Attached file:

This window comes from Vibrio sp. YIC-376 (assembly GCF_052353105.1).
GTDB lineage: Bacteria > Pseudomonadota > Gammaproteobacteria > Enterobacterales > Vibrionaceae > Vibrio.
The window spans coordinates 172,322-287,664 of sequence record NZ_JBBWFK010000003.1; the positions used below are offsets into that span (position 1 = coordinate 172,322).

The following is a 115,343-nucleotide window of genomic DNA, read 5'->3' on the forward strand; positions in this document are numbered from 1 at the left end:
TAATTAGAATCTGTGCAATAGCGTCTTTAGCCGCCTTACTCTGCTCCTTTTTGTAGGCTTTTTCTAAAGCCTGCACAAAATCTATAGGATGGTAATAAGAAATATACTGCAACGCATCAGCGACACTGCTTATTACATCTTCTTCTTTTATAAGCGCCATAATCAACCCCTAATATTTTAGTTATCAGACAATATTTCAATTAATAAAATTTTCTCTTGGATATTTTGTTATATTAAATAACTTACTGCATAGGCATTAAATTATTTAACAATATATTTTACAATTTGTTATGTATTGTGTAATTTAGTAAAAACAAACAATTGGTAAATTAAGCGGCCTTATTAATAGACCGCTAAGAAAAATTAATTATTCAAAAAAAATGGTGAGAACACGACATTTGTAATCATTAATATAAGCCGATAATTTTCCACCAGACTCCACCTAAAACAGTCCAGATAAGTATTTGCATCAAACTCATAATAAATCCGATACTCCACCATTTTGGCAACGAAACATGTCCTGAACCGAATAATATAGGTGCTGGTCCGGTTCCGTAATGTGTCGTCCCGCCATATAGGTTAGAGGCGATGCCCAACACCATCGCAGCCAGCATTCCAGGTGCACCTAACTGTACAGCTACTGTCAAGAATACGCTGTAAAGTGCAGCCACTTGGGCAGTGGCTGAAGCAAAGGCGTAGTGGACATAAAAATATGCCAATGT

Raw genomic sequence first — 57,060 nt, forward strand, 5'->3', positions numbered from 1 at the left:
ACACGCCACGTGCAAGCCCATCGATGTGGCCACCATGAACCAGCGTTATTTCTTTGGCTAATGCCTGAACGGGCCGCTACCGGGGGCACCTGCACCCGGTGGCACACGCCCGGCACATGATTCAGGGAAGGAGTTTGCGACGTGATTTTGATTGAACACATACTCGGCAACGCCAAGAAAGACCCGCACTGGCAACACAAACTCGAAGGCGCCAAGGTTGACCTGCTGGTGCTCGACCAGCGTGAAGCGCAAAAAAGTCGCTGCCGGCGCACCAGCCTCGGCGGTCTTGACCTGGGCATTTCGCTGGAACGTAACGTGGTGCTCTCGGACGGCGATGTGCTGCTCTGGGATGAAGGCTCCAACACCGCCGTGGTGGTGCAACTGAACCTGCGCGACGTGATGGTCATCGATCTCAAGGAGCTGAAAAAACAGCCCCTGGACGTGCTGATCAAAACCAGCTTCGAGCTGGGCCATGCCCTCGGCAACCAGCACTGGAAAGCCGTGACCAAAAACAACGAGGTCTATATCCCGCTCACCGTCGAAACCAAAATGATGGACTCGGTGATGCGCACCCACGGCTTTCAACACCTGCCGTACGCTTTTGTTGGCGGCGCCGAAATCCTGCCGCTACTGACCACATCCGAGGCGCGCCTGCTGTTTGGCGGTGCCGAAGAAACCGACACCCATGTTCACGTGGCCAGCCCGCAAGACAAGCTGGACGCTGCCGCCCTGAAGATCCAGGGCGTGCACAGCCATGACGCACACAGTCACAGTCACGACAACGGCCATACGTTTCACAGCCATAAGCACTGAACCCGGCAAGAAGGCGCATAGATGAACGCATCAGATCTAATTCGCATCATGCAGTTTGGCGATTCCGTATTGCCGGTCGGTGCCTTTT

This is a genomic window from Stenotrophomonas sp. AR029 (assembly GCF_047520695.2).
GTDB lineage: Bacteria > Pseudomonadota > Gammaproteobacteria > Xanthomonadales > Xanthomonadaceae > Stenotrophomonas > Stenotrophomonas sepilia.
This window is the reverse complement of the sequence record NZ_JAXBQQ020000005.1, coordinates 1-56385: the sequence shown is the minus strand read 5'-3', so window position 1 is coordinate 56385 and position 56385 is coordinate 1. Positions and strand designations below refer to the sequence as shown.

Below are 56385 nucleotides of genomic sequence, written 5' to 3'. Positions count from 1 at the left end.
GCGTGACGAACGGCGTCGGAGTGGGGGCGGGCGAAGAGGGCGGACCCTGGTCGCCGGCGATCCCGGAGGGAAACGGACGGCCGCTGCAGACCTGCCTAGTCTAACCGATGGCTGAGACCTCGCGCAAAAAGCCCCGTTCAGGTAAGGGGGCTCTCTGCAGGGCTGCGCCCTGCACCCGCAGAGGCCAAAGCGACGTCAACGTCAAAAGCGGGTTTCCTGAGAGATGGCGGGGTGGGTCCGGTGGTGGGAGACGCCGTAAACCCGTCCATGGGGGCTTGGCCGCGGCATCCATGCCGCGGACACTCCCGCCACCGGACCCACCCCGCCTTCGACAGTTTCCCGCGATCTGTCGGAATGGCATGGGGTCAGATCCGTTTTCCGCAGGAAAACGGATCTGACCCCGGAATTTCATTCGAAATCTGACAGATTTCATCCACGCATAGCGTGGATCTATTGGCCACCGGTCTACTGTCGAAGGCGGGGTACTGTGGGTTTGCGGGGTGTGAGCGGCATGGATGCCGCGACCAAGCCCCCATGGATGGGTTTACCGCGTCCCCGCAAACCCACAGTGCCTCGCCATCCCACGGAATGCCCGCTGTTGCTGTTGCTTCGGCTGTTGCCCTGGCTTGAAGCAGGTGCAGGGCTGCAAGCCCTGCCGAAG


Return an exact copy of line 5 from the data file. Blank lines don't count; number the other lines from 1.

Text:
TAATTAGAATCTGTGCAATAGCGTCTTTAGCCGCCTTACTCTGCTCCTTTTTGTAGGCTTTTTCTAAAGCCTGCACAAAATCTATAGGATGGTAATAAGAAATATACTGCAACGCATCAGCGACACTGCTTATTACATCTTCTTCTTTTATAAGCGCCATAATCAACCCCTAATATTTTAGTTATCAGACAATATTTCAATTAATAAAATTTTCTCTTGGATATTTTGTTATATTAAATAACTTACTGCATAGGCATTAAATTATTTAACAATATATTTTACAATTTGTTATGTATTGTGTAATTTAGTAAAAACAAACAATTGGTAAATTAAGCGGCCTTATTAATAGACCGCTAAGAAAAATTAATTATTCAAAAAAAATGGTGAGAACACGACATTTGTAATCATTAATATAAGCCGATAATTTTCCACCAGACTCCACCTAAAACAGTCCAGATAAGTATTTGCATCAAACTCATAATAAATCCGATACTCCACCATTTTGGCAACGAAACATGTCCTGAACCGAATAATATAGGTGCTGGTCCGGTTCCGTAATGTGTCGTCCCGCCATATAGGTTAGAGGCGATGCCCAACACCATCGCAGCCAGCATTCCAGGTGCACCTAACTGTACAGCTACTGTCAAGAATACGCTGTAAAGTGCAGCCACTTGGGCAGTGGCTGAAGCAAAGGCGTAGTGGACATAAAAATATGCCAATGT